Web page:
By Charan Singh
When an author with over three decades of experience in the field comes up with a book on Indian banking, you can expect good insight. Hits & Misses by Madan Sabnavis provides just that with an excellent history of the last 25 years of Indian banking and how things have changed in the banking sector.
Divided in two parts, the book provides trend analysis in the first half and talks about issues facing the sector in the subsequent 29 chapters, with a foreword by Sanjiv Chadha, managing director & CEO, Bank of Baroda.
In an engaging narrative, the author pulls no punches right from the start as he writes about the financial crisis of 2007 and 2008 and how India was insulated and even proud of the fact that nothing was going to happen because Indian banks are a “cut above the rest”, being ring-fenced by prudential regulation and best practices. He then takes the conversation to developments in Punjab and Maharashtra Bank, as also Yes Bank.
In Chapter 1, recommendations of the Narasimham Committee are a focal point, which become the benchmark for discussion in most of the chapters that follow. In the chapter on Advent of New Private Banks, the author very ably discusses the trend of new banks that were opened after 1995 and what was their fate. He writes how the Global Trust Bank ran into serious problem of governance and was finally merged into the Oriental Bank of Commerce. The Centurion Bank and Bank of Punjab merged first and the entity was taken over by HDFC Bank. Times Bank was also merged with HDFC Bank. The author traces how Kotak Mahindra Bank had its origin in NBFC-Kotak Mahindra Finance. The more recent entrants include IDFC Bank, which was a financial institution called IDFC Limited and got converted into a bank, while Bandhan Bank was a microfinance institution. IDFC Bank merged with Capital First to now become IDFC First Bank.
In comparing the performance of public sector banks with private sector banks, it is illustrated how private sector banks are more focused on profitability, while public sector banks are more focused on socio-economic indicators like financial inclusion. The private banks charge higher rates on advances and achieve better spread, reflecting high risk taking ability. The share of public sector banks, measured in terms of total liabilities, has significantly declined from 84.2% in 1995 to 61.2% in 2019, while the share of private banks has increased from 6.5% to 31.9% over the period. In another interesting finding, the share of officers in public sector banks increased from 26.0% in 1991 to 48.3% in 2019 while that in private sector increased from 24.1% to 92.9% over the period. Also, after analysis based on average salary, public sector banks are better paymasters than private sector banks. The rising NPAs in public sector banks are discussed extensively. However, it is not analysed that private sector banks do not generally invest in large infrastructure projects where the incidence of NPAs could be high.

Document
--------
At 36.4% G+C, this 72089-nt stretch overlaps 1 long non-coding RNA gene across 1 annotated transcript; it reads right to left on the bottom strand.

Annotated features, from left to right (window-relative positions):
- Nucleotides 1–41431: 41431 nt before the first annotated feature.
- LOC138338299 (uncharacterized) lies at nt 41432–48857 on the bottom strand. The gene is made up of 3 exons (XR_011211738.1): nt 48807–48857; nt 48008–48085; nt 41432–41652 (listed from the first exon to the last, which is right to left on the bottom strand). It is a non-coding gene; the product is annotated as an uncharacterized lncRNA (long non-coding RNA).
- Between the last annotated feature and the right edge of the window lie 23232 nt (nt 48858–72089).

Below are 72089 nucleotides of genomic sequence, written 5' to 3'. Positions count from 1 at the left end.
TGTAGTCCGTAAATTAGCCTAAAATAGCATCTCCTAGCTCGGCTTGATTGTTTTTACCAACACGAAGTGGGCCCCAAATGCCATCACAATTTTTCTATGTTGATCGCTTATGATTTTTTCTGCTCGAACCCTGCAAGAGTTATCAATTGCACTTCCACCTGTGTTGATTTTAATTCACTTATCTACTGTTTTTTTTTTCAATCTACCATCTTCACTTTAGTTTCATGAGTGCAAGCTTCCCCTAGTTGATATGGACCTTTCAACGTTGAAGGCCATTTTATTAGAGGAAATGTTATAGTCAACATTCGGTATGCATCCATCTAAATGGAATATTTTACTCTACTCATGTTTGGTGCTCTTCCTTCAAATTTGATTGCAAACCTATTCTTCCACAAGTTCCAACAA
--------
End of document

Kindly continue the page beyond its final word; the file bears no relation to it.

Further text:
The author provides trend analysis and clear arguments on issues like non-performing loans in the public sector banks; need for stronger regulation and supervision; trend in current and savings accounts; declining share of retail deposits; preference for deposits of shorter duration; rising credit to NBFCs; and significant rise in big-ticket loans of above Rs 10 crore. The business volumes are large in metro regions, which explain the expansion of brick and mortar branches. However, with fast spread of technology as well as mergers, in future, branches in rural areas and small towns may increase but would shrink in metro areas.
The book has interesting discussions on various issues like banking licences to corporate houses, non-performing assets, asset quality review in 2015, asset reconstruction companies, potency of the Insolvency and Bankruptcy Code and prompt corrective action, RBI’s criteria, and need for transparency in the banking operations.
There are some interesting analysis and observations. On corporate governance, to ensure independence of the Board, a suggestion is made that selection of members should be made through artificial intelligence. The merger of a public sector bank with another public sector bank does not serve any economic-efficiency purpose because there is a horizontal amalgamation of balance sheet. The privatising of public sector banks may not happen, because the government is able to implement many of its politically advantageous socio-economic schemes through these public sector banks. It also collects dividend annually, but this data is not available in the book.
The author has interesting views on recapitalisation of banks, loan waivers, CEO compensation, benchmarking of lending rates, deposit insurance, interest rates on saving deposits, tenure and selection of the RBI governor, role and stances of monetary policy committee, consumer price index as a measure of and target for inflation, relationship between the RBI and the government, and on separation of debt from monetary management.
The writings in this book reflect the wide experience of the author as he suggests revisiting the issue of charges levied by banks on services like number of withdrawals and deposits, interest payment on CRR balances, and priority sector lending.
The topics covered are wide-ranging and analysis extensive, making this book a must-read for all bankers and scholars associated with banking in India.
Charan Singh is CEO, Foundation for Economic Growth and Welfare
Hits & Misses: The Indian Banking Story
Pp 269 + xxvii, Rs 550